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Thursday, April 4, 2013

Gymnastics Drop Out

In general, I am not a quitter. If I start something, I'll finish it no matter how much I dislike it. But, I must admit that in less than 2 months, I started Jaycee in gymnastics and then quit. I blogged about my apprehensions in January's entry "Jumping & Courage." The first class went really well. But every week after that did not go well. In March, I finally had enough.

Jaycee was in a class with 12-19 girls. She was the only one with special needs there. The staff was nice to her even though she halted the class numerous times each week. There were a few kids who tried to befriend Jaycee and help her stay in line. I enjoyed that part. When Jaycee participated, she actually attempted to do a cart wheel and back flips. It was so adorable to watch. She jumped her hardest on the trampoline and tried to imitate the girls who flopped on their bottoms and bellies. The problems arose when it wasn't her turn. She didn't like to wait. She ran from one spot to the next. Sometimes, she climbed onto a trampoline that no adult was supervising, which was not allowed. Sometimes, she just ran. The worst was when she ran smack dab into the low bar on the uneven bars. It didn't stop her, she just kept running. Waiting for her turn to tumble or do the trampoline was too much. She couldn't stay in line, she just had to go.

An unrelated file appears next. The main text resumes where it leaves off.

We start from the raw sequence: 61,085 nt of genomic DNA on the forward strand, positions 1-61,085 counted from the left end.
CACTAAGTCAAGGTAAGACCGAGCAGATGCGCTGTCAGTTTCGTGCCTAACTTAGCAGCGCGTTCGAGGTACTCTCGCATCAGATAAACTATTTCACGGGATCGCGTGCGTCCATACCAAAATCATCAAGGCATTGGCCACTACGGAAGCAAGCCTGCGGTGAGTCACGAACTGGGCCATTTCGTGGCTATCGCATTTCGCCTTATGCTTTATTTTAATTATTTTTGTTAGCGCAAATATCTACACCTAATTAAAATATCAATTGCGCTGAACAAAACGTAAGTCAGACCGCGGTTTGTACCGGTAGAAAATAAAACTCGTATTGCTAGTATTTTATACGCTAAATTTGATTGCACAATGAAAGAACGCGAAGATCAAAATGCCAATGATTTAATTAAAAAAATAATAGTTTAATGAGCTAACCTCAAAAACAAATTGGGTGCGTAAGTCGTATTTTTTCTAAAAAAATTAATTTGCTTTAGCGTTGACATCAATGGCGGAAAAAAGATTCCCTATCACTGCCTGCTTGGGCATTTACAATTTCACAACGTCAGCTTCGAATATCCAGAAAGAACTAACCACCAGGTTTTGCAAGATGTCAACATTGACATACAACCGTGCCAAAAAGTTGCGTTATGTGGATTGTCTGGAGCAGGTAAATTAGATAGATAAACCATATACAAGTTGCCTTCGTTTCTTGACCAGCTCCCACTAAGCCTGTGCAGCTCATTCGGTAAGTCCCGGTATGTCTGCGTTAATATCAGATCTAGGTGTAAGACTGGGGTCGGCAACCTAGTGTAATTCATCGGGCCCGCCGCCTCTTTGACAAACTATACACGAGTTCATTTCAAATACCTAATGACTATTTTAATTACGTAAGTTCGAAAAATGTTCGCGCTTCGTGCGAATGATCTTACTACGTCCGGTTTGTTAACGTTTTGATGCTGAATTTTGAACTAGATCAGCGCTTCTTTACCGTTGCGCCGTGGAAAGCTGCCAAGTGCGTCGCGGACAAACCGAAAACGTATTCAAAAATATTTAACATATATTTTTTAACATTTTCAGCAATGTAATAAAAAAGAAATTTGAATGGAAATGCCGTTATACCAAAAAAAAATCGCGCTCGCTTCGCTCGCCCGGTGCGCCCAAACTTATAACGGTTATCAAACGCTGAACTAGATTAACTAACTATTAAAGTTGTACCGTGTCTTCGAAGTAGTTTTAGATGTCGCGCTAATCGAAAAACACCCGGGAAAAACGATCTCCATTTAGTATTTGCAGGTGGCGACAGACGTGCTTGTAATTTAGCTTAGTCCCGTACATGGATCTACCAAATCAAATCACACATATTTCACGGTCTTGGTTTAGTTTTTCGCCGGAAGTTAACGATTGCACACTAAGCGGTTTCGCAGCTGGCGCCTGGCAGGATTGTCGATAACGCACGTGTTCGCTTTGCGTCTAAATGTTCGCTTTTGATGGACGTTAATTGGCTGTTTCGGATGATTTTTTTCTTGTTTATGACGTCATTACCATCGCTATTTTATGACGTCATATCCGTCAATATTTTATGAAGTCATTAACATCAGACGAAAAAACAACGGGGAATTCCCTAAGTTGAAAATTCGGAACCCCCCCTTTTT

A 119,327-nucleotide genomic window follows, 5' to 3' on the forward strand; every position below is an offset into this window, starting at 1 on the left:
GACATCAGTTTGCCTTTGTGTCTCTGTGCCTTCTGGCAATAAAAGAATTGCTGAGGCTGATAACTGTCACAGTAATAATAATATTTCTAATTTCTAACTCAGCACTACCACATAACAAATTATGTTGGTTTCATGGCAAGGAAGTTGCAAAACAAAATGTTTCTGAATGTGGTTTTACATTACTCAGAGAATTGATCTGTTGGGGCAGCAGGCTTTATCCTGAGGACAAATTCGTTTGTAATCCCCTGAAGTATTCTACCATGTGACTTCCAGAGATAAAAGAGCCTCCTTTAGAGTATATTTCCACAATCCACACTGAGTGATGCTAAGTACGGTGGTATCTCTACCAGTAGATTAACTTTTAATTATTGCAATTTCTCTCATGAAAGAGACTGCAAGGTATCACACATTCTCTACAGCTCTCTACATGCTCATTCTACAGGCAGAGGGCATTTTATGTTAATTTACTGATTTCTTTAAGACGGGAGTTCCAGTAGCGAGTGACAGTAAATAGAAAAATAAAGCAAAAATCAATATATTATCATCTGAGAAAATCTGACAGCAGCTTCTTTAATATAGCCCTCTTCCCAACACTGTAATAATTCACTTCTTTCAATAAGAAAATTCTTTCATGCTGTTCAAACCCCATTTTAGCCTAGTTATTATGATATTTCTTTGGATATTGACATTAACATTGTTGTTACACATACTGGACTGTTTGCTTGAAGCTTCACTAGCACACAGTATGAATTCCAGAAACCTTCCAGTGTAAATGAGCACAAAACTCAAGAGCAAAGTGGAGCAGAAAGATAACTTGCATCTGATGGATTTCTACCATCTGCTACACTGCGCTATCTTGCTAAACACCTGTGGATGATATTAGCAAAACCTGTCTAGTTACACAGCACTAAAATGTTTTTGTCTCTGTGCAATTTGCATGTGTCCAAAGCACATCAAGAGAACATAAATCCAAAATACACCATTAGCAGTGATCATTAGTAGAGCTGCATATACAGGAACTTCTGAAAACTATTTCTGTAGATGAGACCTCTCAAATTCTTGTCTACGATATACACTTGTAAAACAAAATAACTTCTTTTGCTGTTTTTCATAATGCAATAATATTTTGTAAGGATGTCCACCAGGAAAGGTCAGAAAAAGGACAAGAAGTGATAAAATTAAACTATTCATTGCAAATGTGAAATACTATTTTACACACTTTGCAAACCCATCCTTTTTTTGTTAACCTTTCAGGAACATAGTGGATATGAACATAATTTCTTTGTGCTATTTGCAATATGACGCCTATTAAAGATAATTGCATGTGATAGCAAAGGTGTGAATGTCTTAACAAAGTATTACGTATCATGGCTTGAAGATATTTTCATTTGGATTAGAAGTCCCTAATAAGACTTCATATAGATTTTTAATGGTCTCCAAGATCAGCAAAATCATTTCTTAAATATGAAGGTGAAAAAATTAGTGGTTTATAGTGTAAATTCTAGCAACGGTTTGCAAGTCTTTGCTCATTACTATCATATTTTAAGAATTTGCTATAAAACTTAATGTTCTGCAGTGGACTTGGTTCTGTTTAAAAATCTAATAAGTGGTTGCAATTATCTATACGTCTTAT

Maybe you are reading this and thinking I'm being too hard on her or that I gave up too soon. I think that if I was watching someone else's kid do this, I would think it would be understandable behavior. But, when it's your kid who is often disrupting class and not listening, it's different. It stressed me out every week because I didn't know when/if she'd run off and possibly hurt herself. So at age 7, my daughter dropped out of her first attempt at sports.

On the bright side, I did find a woman who does private swimming lessons for children with special needs. Jaycee has had two sessions so far and they have been wonderful! She loves to swim so this was the perfect match. She has individual attention and someone who can talk to her on her level. The only bad thing is that just about every day she tries to put her swimming suit on to go to her lesson. Too bad it's just once a week.

So, the moral of this story is.....If something doesn't seem to be working out with your child, don't feel guilty about quitting because you may find something better!